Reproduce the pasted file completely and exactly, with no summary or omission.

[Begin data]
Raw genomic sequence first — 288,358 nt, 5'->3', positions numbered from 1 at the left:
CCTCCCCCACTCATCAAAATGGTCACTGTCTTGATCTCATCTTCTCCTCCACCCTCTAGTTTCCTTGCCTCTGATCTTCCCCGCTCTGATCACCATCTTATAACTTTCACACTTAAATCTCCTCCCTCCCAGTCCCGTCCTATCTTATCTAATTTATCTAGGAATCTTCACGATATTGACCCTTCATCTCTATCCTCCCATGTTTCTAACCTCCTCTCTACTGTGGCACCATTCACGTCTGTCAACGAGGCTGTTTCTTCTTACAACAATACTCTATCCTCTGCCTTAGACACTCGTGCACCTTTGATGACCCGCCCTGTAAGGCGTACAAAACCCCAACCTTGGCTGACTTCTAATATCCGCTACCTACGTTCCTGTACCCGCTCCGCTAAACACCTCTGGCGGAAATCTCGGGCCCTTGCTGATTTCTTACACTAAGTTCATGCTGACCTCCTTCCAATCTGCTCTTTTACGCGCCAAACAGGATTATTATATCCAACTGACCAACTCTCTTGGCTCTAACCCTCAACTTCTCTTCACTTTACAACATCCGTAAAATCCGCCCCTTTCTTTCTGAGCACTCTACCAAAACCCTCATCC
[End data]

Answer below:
Raw genomic sequence first — 288,358 nt, 5'->3', positions numbered from 1 at the left:
CCTCCCCCACTCATCAAAATGGTCACTGTCTTGATCTCATCTTCTCCTCCACCCTCTAGTTTCCTTGCCTCTGATCTTCCCCGCTCTGATCACCATCTTATAACTTTCACACTTAAATCTCCTCCCTCCCAGTCCCGTCCTATCTTATCTAATTTATCTAGGAATCTTCACGATATTGACCCTTCATCTCTATCCTCCCATGTTTCTAACCTCCTCTCTACTGTGGCACCATTCACGTCTGTCAACGAGGCTGTTTCTTCTTACAACAATACTCTATCCTCTGCCTTAGACACTCGTGCACCTTTGATGACCCGCCCTGTAAGGCGTACAAAACCCCAACCTTGGCTGACTTCTAATATCCGCTACCTACGTTCCTGTACCCGCTCCGCTAAACACCTCTGGCGGAAATCTCGGGCCCTTGCTGATTTCTTACACTAAGTTCATGCTGACCTCCTTCCAATCTGCTCTTTTACGCGCCAAACAGGATTATTATATCCAACTGACCAACTCTCTTGGCTCTAACCCTCAACTTCTCTTCACTTTACAACATCCGTAAAATCCGCCCCTTTCTTTCTGAGCACTCTACCAAAACCCTCATCC